Two federal judges in Missouri gave stays of execution to white supremacist serial killer Joseph Paul Franklin just hours before his scheduled death.
U.S. District Court Judge Nanette Laughrey ruled late Tuesday afternoon that a lawsuit filed by Franklin and 20 other death-row inmates challenging Missouri's execution protocol must first be resolved. The state appealed that ruling to the federal Court of Appeals in St. Louis.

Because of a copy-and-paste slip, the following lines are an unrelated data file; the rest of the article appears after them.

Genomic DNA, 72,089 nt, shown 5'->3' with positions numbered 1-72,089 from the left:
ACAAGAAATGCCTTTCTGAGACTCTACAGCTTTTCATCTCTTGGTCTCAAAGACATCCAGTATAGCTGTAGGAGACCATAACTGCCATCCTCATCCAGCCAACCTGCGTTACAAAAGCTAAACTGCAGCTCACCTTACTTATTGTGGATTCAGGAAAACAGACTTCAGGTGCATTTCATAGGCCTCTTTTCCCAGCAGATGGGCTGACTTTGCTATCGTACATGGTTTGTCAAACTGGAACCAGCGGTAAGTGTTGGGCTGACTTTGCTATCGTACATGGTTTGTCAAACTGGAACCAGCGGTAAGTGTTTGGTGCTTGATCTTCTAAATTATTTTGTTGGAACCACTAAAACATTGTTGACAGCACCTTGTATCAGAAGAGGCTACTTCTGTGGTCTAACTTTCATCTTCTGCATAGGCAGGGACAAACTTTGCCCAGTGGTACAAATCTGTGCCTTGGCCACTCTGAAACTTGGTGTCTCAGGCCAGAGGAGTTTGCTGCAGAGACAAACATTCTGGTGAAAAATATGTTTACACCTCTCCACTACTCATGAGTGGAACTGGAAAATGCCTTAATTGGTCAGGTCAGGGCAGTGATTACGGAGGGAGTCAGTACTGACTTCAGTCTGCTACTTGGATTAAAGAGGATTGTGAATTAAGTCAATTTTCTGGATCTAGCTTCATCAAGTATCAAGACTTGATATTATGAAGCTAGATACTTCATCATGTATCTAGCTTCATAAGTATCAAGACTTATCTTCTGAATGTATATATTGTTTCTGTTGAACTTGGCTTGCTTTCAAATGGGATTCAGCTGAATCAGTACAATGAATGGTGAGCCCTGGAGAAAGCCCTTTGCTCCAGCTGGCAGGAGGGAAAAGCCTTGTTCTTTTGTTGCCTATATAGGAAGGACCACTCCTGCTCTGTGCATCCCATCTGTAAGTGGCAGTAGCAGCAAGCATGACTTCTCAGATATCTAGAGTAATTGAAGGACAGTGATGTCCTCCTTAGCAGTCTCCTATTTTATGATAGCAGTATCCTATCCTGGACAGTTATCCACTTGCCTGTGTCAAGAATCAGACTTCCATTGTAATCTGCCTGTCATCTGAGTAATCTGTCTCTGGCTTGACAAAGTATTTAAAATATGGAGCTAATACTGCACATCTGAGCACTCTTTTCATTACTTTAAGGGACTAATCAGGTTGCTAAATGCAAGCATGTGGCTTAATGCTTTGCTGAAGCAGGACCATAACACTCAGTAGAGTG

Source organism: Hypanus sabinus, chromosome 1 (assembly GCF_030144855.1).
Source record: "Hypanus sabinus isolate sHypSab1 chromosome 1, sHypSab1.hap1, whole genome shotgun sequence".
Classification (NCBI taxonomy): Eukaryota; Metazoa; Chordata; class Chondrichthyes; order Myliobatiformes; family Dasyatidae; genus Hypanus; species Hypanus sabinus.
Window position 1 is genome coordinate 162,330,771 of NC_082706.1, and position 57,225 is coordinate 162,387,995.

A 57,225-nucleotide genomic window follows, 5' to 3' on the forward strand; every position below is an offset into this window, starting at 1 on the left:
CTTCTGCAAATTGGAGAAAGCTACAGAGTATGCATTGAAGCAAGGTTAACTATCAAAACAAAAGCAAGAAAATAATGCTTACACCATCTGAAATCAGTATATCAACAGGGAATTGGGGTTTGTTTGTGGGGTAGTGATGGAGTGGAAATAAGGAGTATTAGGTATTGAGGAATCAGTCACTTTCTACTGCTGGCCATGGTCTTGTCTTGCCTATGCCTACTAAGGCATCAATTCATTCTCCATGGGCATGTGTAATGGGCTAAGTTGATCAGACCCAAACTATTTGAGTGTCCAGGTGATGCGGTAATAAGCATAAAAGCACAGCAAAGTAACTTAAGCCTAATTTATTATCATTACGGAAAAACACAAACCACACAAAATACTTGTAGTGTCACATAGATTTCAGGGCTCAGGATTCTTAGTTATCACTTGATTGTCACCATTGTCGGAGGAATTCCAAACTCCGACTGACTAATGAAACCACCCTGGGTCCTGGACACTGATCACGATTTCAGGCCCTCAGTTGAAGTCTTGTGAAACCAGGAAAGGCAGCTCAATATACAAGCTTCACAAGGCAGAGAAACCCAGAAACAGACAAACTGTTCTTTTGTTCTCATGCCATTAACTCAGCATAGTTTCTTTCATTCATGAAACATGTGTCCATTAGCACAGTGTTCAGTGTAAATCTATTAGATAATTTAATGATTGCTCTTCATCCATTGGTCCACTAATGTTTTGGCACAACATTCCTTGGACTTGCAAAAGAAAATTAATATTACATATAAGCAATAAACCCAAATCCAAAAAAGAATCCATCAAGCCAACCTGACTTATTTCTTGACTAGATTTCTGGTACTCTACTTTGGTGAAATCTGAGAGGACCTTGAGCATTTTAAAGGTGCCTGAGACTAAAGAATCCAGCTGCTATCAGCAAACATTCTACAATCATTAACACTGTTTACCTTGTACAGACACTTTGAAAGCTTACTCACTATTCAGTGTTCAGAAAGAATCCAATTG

Meanwhile, a second federal judge also stayed the execution, saying a defense appeal over Franklin's mental competency needs more review.
The 63-year-old inmate was scheduled to die at 12:01 a.m. Wednesday for killing Gerald Gordon, 42, in a sniper attack outside a synagogue in suburban St. Louis in 1977. It was one of as many as 20 killings committed by Franklin, who targeted blacks and Jews in a cross-country killing spree from 1977 to 1980.